Cyprus Mail
Food and Drink Life & Style

What’s Eaten Where: Chihuahua

There’s a rich history of foods named after places. Baked Alaska, Peking duck, and the wiener are all obvious examples. Thankfully, Chihuahua isn’t one of them. This northern Mexican state was named for its main river (which, in turn, takes its moniker from the local Nahuatl phrase meaning ‘The place where the water of the rivers meet’). The Chihuahua dog was, of course, was named for the place. You can rest assured that nobody’s chowing down on cute canines in this state! Instead, what the residents of Chihuahua enjoy of a mealtime is the burrito: flour tortillas and a refried bean paste filled with beef, pork, chili and cheese.

Up here in the north of Mexico where the food most probably originated, they’re referred to as burritas (the feminine version). And they come in all sorts of delicious varieties, including the traditional chicharrón en salsa verde (pork rind in green sauce) and Deshebrada (shredded beef with pepper strips). There’s also the Burritos estilo Chihuahua, a popular version which begins with the usual wheat-flour tortilla and a layer of refried beans, and is filled with a cup of pork rind in green sauce and a spot of shredded beef and pepper strips.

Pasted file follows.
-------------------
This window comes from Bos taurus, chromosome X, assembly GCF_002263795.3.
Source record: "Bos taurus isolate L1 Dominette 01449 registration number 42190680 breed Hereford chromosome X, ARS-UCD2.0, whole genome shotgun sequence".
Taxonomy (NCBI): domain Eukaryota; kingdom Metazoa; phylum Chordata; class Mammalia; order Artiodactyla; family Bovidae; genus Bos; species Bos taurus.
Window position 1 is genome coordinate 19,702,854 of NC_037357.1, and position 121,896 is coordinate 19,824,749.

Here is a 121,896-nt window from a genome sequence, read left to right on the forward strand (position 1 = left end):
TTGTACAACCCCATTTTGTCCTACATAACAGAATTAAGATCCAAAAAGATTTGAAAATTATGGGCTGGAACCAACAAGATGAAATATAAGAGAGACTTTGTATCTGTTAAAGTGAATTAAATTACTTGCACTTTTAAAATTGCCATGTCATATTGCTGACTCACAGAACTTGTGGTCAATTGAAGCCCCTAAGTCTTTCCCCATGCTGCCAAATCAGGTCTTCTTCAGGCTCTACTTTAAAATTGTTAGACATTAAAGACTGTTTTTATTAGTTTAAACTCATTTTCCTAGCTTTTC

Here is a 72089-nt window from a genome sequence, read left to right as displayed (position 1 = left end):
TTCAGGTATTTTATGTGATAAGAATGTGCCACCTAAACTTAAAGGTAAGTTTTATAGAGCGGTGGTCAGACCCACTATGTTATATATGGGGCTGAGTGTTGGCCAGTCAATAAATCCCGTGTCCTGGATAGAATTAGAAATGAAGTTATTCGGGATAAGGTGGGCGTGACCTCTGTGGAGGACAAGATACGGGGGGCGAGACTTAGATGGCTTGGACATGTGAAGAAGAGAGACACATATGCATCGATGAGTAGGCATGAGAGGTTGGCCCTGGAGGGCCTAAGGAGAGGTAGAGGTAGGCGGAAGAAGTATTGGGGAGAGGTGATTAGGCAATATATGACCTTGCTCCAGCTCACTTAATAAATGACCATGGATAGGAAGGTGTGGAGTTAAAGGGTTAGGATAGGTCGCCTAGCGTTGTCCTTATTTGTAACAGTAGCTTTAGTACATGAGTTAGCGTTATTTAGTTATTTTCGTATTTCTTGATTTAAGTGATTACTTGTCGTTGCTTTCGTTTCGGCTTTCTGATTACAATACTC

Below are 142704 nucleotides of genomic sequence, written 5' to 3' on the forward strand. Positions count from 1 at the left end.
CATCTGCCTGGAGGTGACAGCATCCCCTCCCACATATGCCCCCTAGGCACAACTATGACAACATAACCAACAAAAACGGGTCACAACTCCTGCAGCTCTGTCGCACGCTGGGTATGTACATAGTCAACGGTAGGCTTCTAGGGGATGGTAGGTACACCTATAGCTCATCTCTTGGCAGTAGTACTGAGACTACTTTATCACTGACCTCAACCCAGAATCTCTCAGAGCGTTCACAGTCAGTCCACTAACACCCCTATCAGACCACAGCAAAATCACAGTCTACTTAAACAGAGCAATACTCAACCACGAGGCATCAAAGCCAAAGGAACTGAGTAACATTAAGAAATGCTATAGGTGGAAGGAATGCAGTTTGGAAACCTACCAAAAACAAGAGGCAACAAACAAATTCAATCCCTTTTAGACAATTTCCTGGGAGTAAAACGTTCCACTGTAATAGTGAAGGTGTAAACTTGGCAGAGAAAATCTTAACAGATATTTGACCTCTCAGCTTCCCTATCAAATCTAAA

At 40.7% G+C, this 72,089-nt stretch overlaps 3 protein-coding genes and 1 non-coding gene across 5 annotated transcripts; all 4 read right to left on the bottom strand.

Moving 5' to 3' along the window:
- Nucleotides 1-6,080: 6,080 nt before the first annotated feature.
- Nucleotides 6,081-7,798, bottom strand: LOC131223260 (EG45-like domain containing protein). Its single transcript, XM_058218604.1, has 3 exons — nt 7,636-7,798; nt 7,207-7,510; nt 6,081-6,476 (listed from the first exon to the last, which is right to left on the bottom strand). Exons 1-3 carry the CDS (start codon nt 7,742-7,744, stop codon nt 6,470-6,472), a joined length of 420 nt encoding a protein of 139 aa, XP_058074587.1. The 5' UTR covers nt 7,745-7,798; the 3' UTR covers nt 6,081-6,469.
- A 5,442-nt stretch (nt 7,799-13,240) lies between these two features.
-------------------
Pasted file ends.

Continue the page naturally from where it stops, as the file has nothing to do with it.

Of course there’s a great deal more to the local menu then burittas. Given the climate and terrain of this, Mexico’s largest state, the cuisine is pretty varied. Mountain ranges, huge forests, plains, deserts – this place has them all. Which means that agricultural practices greatly vary across the region.

For the most part, fairly hot summers and cold winters result in a short harvest period, and that has traditionally dictated the fare: dehydrating vegetables, grains, fruit and even meat makes sense when foods need to be stored for long periods of time. Thus we get dishes such as chacales (cooked dried corn), chile pasado (a dehydrated green chili used as the base for stews), and the ubiquitous machaca – a dried meat, usually spiced beef or pork, rehydrated and used in dishes such as Machaca Mexicana (dried beef with chili, onion, cheese, and beans) and Machaca con Huevo (with dried beef, eggs, diced onion and tomatoes).

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